Discord in Alhambra

 

1957_0805_hed

1957_0805_cars
Aug. 5, 1957

Alhambra

Robert D. Smallfield and his former wife, Wilma, have a novel
arrangement. Divorced after 17 years of marriage, Robert rents a room
from Wilma at their former home, 1222 S. Marengo, Alhambra, so that he can pay her monthly alimony of $60 ($429.92 USD 2006).

He has enough money to buy himself a new Chevrolet and, since he’s
single, has begun dating, sometimes bringing his dates over to dinner
with his ex-wife.

This does not go well.

And so Wilma Alice Smallfield, 44, gets behind the wheel of her 1949
Buick and vents her fury with her ex-husband, his girlfriend and his
new Chevrolet.

The fight begins at home when Wilma sees the girlfriend in Robert’s new Chevy.

"She rammed the car on
Valley Boulevard at Westminster Avenue and Smallfield sped away," The
Times said. "But she caught him again, with another blow, on Valley
Boulevard at Charnwood Avenue. At the Lillyvale Avenue intersection,
she scored the third time.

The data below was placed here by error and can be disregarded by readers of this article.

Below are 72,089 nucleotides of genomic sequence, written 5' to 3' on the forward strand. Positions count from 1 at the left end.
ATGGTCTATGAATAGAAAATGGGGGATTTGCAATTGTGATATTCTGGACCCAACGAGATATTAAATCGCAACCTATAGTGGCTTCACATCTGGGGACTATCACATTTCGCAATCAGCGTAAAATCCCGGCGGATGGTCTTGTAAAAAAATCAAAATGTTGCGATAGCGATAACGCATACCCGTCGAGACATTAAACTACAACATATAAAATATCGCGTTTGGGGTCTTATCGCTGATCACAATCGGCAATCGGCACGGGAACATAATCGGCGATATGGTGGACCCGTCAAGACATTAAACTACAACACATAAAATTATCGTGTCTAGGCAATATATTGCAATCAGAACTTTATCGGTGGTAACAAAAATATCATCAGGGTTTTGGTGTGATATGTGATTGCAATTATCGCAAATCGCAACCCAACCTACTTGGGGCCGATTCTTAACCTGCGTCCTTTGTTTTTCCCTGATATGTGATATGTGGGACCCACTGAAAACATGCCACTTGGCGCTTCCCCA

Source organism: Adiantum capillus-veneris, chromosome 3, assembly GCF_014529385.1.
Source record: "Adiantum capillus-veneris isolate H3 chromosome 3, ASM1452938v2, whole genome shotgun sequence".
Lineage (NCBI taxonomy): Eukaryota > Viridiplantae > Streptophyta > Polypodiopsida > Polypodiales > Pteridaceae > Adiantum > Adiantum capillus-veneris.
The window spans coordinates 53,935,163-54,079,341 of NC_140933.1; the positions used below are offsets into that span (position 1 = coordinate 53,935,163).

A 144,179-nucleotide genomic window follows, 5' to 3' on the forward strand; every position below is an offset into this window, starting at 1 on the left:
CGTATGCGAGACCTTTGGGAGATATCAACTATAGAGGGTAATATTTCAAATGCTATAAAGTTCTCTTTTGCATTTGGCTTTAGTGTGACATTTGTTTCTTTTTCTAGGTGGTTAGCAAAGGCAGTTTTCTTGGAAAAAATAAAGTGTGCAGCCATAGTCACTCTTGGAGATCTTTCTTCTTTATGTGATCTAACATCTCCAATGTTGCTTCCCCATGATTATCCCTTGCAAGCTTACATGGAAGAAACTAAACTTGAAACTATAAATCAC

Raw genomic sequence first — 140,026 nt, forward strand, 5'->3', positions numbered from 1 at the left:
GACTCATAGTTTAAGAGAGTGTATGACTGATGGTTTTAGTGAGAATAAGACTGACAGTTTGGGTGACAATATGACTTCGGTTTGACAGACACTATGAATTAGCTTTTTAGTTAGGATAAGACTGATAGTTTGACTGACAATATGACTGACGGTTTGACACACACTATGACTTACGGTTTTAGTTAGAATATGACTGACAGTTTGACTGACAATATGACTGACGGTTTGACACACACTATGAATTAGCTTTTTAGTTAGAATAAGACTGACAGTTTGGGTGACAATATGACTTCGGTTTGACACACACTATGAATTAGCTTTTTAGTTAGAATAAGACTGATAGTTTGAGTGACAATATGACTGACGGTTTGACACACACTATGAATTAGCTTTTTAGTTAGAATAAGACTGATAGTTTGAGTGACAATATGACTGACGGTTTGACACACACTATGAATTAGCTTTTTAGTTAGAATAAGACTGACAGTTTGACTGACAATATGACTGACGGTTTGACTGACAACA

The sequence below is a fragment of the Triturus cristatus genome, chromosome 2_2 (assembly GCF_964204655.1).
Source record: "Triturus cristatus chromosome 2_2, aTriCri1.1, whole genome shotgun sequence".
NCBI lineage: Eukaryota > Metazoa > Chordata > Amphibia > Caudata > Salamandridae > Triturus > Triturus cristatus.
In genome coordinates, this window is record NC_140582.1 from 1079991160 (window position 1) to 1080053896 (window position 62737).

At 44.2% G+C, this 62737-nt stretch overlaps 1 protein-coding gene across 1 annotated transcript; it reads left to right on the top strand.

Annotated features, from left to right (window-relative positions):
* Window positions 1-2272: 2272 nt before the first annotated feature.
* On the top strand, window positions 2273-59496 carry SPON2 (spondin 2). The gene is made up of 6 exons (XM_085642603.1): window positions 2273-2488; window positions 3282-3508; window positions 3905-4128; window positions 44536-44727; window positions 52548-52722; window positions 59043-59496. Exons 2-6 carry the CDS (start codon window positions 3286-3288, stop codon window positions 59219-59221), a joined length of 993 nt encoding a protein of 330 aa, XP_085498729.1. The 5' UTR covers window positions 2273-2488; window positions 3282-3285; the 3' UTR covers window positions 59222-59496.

"Smallfield felt his chances of
escape would be better in the hilly section of town, so he took off for
the highlands. He lost her, too. He waited a while then sneaked back
onto Valley Boulevard. But there she was, waiting in ambush at the
Borland Rose crossing, and the duel began again with another smashup.

 

"In desperation, Smallfield ducked behind a warehouse at 5359 Valley Blvd., where he works, and this was the final battle scene, where the husband’s car was battered at least five more times. 

1957_0805_wilma"As Smallfield got out of his car, he said, his wife tried to pin him between his car and the building. 

"Mrs. Smallfield got out of her car, brandishing a 2×4 club, but Smallfield outran her after tearing out the wiring of her car."

 

During her arrest and in jail, Wilma insists she meant Robert no
harm: "I didn’t want to kill him. You can’t understand how much I love
him. I just wanted to scare him."

And that’s it for the "Hey, Martha!" story in The Times. So let’s keep
digging. Wilma was given a one-year suspended sentence and a $250 fine.

But Robert wasn’t at liberty terribly long. He died July 2, 1963, at
the age of 48. Wilma lived to be 60, dying in 1973. She apparently
never remarried. None of the stories mention any children.

And what became of the girlfriend? The Times is curiously silent on the matter.

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About lmharnisch

I am retired from the Los Angeles Times
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